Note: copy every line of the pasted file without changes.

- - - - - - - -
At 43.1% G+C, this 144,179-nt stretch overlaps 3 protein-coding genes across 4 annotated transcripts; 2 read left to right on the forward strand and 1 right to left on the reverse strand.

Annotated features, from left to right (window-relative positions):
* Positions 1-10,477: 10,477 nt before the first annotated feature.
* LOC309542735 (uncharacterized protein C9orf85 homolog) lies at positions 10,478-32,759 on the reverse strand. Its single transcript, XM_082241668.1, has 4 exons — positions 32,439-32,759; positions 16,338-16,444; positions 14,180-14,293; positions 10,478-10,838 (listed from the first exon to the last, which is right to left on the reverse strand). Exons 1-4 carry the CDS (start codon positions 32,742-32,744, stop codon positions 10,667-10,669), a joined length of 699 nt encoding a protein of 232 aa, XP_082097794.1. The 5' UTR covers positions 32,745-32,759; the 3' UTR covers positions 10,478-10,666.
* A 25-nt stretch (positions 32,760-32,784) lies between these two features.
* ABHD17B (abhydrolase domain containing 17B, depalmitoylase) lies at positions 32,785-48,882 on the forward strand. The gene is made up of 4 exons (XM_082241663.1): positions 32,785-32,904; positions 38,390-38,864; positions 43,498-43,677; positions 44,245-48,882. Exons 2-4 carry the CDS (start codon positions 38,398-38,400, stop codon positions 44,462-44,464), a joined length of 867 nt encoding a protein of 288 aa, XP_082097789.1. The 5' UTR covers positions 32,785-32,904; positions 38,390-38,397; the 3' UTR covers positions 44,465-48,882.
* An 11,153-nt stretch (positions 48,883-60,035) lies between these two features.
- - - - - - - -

At 43.1% G+C, this 144,179-nt stretch overlaps 3 protein-coding genes across 4 annotated transcripts; 2 read left to right on the forward strand and 1 right to left on the reverse strand.

Annotated features, from left to right (window-relative positions):
* Positions 1-10,477: 10,477 nt before the first annotated feature.
* LOC309542735 (uncharacterized protein C9orf85 homolog) lies at positions 10,478-32,759 on the reverse strand. Its single transcript, XM_082241668.1, has 4 exons — positions 32,439-32,759; positions 16,338-16,444; positions 14,180-14,293; positions 10,478-10,838 (listed from the first exon to the last, which is right to left on the reverse strand). Exons 1-4 carry the CDS (start codon positions 32,742-32,744, stop codon positions 10,667-10,669), a joined length of 699 nt encoding a protein of 232 aa, XP_082097794.1. The 5' UTR covers positions 32,745-32,759; the 3' UTR covers positions 10,478-10,666.
* A 25-nt stretch (positions 32,760-32,784) lies between these two features.
* ABHD17B (abhydrolase domain containing 17B, depalmitoylase) lies at positions 32,785-48,882 on the forward strand. The gene is made up of 4 exons (XM_082241663.1): positions 32,785-32,904; positions 38,390-38,864; positions 43,498-43,677; positions 44,245-48,882. Exons 2-4 carry the CDS (start codon positions 38,398-38,400, stop codon positions 44,462-44,464), a joined length of 867 nt encoding a protein of 288 aa, XP_082097789.1. The 5' UTR covers positions 32,785-32,904; positions 38,390-38,397; the 3' UTR covers positions 44,465-48,882.
* An 11,153-nt stretch (positions 48,883-60,035) lies between these two features.